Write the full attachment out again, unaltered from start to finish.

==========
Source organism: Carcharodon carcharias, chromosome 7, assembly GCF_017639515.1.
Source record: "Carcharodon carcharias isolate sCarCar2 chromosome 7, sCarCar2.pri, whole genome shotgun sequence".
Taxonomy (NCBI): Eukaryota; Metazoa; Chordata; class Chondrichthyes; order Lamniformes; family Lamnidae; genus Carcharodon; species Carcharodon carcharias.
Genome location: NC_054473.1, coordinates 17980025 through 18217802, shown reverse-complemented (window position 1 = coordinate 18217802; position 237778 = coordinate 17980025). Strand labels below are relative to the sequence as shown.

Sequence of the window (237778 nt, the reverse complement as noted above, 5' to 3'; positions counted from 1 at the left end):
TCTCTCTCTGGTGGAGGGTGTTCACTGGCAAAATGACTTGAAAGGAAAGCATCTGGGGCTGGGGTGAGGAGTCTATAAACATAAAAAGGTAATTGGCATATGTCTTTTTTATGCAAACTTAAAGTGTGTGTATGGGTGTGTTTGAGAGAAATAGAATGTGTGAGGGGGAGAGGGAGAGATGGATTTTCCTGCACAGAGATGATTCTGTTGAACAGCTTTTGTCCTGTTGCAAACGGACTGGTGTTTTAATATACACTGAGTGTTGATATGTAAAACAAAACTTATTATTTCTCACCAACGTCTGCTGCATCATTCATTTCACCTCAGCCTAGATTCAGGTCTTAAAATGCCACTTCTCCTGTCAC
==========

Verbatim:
Source organism: Carcharodon carcharias, chromosome 7, assembly GCF_017639515.1.
Source record: "Carcharodon carcharias isolate sCarCar2 chromosome 7, sCarCar2.pri, whole genome shotgun sequence".
Taxonomy (NCBI): Eukaryota; Metazoa; Chordata; class Chondrichthyes; order Lamniformes; family Lamnidae; genus Carcharodon; species Carcharodon carcharias.
Genome location: NC_054473.1, coordinates 17980025 through 18217802, shown reverse-complemented (window position 1 = coordinate 18217802; position 237778 = coordinate 17980025). Strand labels below are relative to the sequence as shown.

Sequence of the window (237778 nt, the reverse complement as noted above, 5' to 3'; positions counted from 1 at the left end):
TCTCTCTCTGGTGGAGGGTGTTCACTGGCAAAATGACTTGAAAGGAAAGCATCTGGGGCTGGGGTGAGGAGTCTATAAACATAAAAAGGTAATTGGCATATGTCTTTTTTATGCAAACTTAAAGTGTGTGTATGGGTGTGTTTGAGAGAAATAGAATGTGTGAGGGGGAGAGGGAGAGATGGATTTTCCTGCACAGAGATGATTCTGTTGAACAGCTTTTGTCCTGTTGCAAACGGACTGGTGTTTTAATATACACTGAGTGTTGATATGTAAAACAAAACTTATTATTTCTCACCAACGTCTGCTGCATCATTCATTTCACCTCAGCCTAGATTCAGGTCTTAAAATGCCACTTCTCCTGTCAC